When settled in Yorkshire, Sterne had represented his time as much engaged with books, fiddling, and painting. The former seem to have been in a great measure supplied by the library of Skelton Castle, the abode of his intimate friend and relation, John Hall Stevenson, author of the witty and indecent collection entitled Crazy Tales, where there is a very humorous description of his ancient residence, under the name of Crazy Castle. This library had the same cast of antiquity which belonged to the castle itself, and doubtless contained much of that rubbish of ancient literature, in which the labour and ingenuity of Sterne contrived to find a mine. Until 1759, Sterne had only printed two Sermons; but in that year he surprised the world, by publishing the two first volumes of Tristram Shandy. Sterne states himself, in a letter to a friend, as being "tired of

employing his brains for other people's advantage— a foolish sacrifice I have made for some years to an ungrateful person."-This passage probably alludes to his quarrel with his uncle; and as he mentions having taken a small house in York for the education of his daughter, it is probable that he looked to his pen for some assistance, though, in a letter to a nameless doctor, who had accused him of writing in order to have nummum in loculo, he declares he wrote not to be fed, but to be famous. Tristram, however, procured the author both fame and profit. The brilliant genius which mingled with so much real or affected eccentricity, the gaping astonishment of the readers who could not conceive the drift or object of the publication, with the ingenuity of those who attempted to discover the meaning of passages which really had none, gave the book a most extraordinary degree of eclat. But the applause of the public was not unmingled with censure. Sterne was not on good terms with his professional brethren: he had too much wit, and too little forbearance in the use of it; too much vivacity, and too little respect for his cloth and character, to maintain the formalities, not to say the decencies, of the clerical station; and he had, in the full career of his humour, assigned to some of his grave compeers ridiculous epithets and characters, which they did not resent the less that' they were certainly witty, and probably applicable. Indeed, to require a man to pardon an insult on account of the wit which accompanies the infliction, although it is what jesters often seem to expect, is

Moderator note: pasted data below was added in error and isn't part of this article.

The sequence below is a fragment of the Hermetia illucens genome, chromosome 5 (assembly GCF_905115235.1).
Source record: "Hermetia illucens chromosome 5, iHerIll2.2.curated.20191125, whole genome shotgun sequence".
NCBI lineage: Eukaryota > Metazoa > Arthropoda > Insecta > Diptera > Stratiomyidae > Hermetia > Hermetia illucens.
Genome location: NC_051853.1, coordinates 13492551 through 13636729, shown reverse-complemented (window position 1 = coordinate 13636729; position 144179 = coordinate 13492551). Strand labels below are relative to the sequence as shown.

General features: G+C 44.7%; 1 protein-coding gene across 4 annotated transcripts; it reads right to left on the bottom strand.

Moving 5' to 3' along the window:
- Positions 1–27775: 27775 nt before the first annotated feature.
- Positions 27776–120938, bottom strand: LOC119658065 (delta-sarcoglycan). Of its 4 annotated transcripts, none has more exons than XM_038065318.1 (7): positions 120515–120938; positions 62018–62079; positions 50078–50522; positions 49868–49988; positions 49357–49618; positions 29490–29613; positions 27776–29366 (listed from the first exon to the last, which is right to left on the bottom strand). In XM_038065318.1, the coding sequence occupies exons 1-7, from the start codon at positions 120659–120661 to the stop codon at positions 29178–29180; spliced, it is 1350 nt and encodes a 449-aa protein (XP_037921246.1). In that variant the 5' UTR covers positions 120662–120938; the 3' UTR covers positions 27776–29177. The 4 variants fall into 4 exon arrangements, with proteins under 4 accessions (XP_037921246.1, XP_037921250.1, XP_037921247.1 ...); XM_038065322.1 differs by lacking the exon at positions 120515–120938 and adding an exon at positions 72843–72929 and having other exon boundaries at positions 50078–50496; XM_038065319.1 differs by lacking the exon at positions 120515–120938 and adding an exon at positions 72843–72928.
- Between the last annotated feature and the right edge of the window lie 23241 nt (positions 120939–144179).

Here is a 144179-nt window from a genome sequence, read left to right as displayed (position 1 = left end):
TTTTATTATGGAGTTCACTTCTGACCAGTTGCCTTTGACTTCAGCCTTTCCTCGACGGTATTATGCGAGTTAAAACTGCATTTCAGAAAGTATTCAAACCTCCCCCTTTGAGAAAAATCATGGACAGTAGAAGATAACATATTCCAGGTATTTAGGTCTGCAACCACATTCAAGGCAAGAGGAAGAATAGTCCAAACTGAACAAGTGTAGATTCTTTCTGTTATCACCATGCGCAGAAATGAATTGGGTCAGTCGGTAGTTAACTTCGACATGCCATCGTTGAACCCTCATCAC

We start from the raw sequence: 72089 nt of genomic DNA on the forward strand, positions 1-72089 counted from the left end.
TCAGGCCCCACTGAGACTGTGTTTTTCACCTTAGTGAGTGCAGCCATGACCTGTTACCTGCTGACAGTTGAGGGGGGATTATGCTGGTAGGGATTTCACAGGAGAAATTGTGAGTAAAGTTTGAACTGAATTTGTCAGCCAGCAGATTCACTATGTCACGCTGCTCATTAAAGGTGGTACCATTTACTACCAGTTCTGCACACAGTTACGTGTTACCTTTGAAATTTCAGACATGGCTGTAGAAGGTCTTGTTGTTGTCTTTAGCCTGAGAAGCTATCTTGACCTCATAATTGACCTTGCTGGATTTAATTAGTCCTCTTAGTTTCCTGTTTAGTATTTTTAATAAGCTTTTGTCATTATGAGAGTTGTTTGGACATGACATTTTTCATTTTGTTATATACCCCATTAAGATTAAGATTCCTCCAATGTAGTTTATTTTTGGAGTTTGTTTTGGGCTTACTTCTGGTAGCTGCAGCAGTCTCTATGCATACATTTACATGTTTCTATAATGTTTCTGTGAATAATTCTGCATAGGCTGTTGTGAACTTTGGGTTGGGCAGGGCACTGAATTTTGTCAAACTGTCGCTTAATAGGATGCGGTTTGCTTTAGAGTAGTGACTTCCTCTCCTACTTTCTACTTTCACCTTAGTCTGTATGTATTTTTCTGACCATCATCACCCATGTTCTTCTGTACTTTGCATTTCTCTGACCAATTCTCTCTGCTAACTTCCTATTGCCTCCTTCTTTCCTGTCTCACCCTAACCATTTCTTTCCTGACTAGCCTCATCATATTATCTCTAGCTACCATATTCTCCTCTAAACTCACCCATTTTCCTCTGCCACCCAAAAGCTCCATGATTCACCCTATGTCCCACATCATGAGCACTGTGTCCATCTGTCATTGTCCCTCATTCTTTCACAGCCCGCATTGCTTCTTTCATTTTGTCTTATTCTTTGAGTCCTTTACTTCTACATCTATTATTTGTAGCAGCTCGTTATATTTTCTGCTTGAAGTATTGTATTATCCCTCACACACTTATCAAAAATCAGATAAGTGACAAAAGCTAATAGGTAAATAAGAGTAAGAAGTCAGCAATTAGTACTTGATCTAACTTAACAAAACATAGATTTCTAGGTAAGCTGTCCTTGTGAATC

desiring him to admire the painted feathers which wing the dart by which he is wounded. The tumult was therefore loud on all sides; but amid shouts of applause and cries of censure, the notoriety of Tristram spread still wider and wider, and the fame of Sterne rose in proportion. The author therefore triumphed, and bid the critics defiance. "I shall be attacked and pelted," he says, in one of his letters, "either from cellar or garret, write what I will; and besides, must expect to have a party against me of many hundreds, who either do not, or will not, laugh—'tis enough that I divide the world—at least I will rest contented with it." On another occasion he says, "If my enemies. knew that, by this rage of abuse and ill-will, they were effectually serving the interests both of myself and works, they would be more quiet; but it has been the fate of my betters, who have found that the way to fame is like the way to heaven, through much tribulation; and till I shall have the honour to be as much maltreated as Rabelais and Swift were, I must continue humble, for I have not filled up the measure of half their persecutions."

The author went to London to enjoy his fame, and met with all that attention which the public gives to men of notoriety. He boasts of being engaged fourteen dinners deep, and received this hospitality as a tribute; while his contemporaries saw the festivity in a very different light. "Any man who has a name, or who has the power of pleasing," said Johnson, "will be very generally invited in London. The man Sterne, I am told, has had engagements for three months."